New regulations for the use of restraints in residential aged care facilities
New regulations that aim to reduce the inappropriate use of restraints in residential aged care facilities (RACFs) will come into effect on 1 July 2019.
Minister for Senior Australians and Aged Care and Indigenous Health Ken Wyatt stated in his announcement that “we will not tolerate the use of physical and chemical restraints. Restraint must only be used as a last resort”.
Aged care providers must now meet several conditions before a restraint can be used on a resident.
Broadly, actions required before a physical restraint can be used include assessment by a health practitioner (i.e. a medical practitioner, nurse practitioner, or registered nurse) who knows the resident, alternatives to restraint have been considered or used and documented, and that the provider has informed consent from the resident or their representative. Restraints can still be used in an emergency, however this must be documented as soon as practicable, and the resident’s representative should be notified. The restraint must be used for the minimal amount of time necessary, and the resident must be regularly monitored.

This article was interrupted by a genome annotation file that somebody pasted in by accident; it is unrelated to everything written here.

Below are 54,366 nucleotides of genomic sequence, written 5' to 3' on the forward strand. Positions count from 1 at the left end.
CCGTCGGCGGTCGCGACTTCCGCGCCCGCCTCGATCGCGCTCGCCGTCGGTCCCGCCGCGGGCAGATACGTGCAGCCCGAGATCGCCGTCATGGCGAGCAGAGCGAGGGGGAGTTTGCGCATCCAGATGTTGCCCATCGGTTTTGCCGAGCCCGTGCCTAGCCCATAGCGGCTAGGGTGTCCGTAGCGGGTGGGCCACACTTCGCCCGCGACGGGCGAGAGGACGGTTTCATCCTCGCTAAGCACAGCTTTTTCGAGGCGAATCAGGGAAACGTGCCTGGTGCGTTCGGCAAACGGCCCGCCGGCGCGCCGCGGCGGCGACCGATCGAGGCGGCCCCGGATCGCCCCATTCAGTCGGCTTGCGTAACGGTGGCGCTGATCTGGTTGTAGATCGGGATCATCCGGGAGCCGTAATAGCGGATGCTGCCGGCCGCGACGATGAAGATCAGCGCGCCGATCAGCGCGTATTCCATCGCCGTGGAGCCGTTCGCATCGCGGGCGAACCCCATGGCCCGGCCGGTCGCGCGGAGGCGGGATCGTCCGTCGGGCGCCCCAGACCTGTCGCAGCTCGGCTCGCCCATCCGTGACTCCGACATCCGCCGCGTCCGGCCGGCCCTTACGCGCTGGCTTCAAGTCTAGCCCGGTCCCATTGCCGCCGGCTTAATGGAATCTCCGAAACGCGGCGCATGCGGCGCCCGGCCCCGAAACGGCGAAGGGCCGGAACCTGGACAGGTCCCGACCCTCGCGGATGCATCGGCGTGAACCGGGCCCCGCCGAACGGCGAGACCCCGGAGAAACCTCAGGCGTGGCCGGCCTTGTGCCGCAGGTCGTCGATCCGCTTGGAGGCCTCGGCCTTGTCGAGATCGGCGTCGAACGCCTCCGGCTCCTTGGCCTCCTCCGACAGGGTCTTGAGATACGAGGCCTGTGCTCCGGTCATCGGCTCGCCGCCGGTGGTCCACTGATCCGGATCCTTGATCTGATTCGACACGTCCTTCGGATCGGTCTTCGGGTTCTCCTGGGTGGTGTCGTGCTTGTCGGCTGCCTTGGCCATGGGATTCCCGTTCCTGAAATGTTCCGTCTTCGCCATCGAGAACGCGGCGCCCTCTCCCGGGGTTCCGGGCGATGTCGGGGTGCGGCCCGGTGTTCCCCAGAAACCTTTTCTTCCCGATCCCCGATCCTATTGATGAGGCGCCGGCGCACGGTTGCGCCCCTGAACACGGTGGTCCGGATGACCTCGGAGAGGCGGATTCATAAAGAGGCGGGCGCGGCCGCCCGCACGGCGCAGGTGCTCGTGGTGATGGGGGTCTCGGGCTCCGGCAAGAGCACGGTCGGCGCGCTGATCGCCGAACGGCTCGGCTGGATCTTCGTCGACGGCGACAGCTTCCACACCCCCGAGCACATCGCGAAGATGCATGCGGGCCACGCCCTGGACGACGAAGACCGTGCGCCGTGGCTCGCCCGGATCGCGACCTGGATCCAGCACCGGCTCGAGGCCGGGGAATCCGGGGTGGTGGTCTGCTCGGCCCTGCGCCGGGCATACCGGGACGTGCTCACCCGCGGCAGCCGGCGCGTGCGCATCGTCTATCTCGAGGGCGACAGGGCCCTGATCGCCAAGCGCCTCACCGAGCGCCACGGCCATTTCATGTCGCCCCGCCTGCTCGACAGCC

Actions required before a chemical restraint is administered include assessment and documentation by a medical or nurse practitioner who has prescribed the chemical restraint and has concluded the restraint is required. The resident’s representative must be informed before the restraint has been administered, or as soon as practicable. The resident must be regularly monitored, and the practitioner must be provided with updates regarding the use of the restraint.
You can view the new regulations in more detail under the Quality of Care Principles 2014 amendment here.
The AMA’s position statement on Restraint in the care of people in residential aged care facilities 2015 is available here.